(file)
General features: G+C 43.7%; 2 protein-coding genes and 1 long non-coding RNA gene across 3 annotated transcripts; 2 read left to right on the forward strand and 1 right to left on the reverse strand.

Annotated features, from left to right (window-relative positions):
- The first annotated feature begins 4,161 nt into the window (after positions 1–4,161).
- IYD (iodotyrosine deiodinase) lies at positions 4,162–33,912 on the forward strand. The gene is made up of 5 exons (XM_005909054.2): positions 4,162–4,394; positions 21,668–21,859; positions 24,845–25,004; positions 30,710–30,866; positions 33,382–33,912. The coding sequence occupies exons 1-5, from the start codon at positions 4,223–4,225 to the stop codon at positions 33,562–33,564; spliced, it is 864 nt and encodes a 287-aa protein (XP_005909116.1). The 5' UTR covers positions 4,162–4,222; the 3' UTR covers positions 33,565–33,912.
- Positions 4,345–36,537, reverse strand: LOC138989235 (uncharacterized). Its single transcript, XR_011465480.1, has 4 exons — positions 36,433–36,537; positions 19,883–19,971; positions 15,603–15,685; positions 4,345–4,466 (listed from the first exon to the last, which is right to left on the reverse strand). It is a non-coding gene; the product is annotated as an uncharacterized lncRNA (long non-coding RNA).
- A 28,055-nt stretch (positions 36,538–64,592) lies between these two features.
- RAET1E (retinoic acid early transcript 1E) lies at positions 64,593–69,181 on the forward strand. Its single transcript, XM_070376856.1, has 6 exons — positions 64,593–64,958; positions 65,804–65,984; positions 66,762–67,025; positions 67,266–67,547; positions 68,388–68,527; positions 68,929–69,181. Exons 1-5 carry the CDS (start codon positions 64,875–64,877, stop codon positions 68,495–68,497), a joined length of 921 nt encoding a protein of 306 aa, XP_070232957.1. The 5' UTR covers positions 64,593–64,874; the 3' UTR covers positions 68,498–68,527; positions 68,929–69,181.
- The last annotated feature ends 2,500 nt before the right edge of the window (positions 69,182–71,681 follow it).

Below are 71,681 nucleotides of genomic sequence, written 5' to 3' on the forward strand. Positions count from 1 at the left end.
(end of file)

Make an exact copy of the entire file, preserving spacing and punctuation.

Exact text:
General features: G+C 43.7%; 2 protein-coding genes and 1 long non-coding RNA gene across 3 annotated transcripts; 2 read left to right on the forward strand and 1 right to left on the reverse strand.

Annotated features, from left to right (window-relative positions):
- The first annotated feature begins 4,161 nt into the window (after positions 1–4,161).
- IYD (iodotyrosine deiodinase) lies at positions 4,162–33,912 on the forward strand. The gene is made up of 5 exons (XM_005909054.2): positions 4,162–4,394; positions 21,668–21,859; positions 24,845–25,004; positions 30,710–30,866; positions 33,382–33,912. The coding sequence occupies exons 1-5, from the start codon at positions 4,223–4,225 to the stop codon at positions 33,562–33,564; spliced, it is 864 nt and encodes a 287-aa protein (XP_005909116.1). The 5' UTR covers positions 4,162–4,222; the 3' UTR covers positions 33,565–33,912.
- Positions 4,345–36,537, reverse strand: LOC138989235 (uncharacterized). Its single transcript, XR_011465480.1, has 4 exons — positions 36,433–36,537; positions 19,883–19,971; positions 15,603–15,685; positions 4,345–4,466 (listed from the first exon to the last, which is right to left on the reverse strand). It is a non-coding gene; the product is annotated as an uncharacterized lncRNA (long non-coding RNA).
- A 28,055-nt stretch (positions 36,538–64,592) lies between these two features.
- RAET1E (retinoic acid early transcript 1E) lies at positions 64,593–69,181 on the forward strand. Its single transcript, XM_070376856.1, has 6 exons — positions 64,593–64,958; positions 65,804–65,984; positions 66,762–67,025; positions 67,266–67,547; positions 68,388–68,527; positions 68,929–69,181. Exons 1-5 carry the CDS (start codon positions 64,875–64,877, stop codon positions 68,495–68,497), a joined length of 921 nt encoding a protein of 306 aa, XP_070232957.1. The 5' UTR covers positions 64,593–64,874; the 3' UTR covers positions 68,498–68,527; positions 68,929–69,181.
- The last annotated feature ends 2,500 nt before the right edge of the window (positions 69,182–71,681 follow it).

Below are 71,681 nucleotides of genomic sequence, written 5' to 3' on the forward strand. Positions count from 1 at the left end.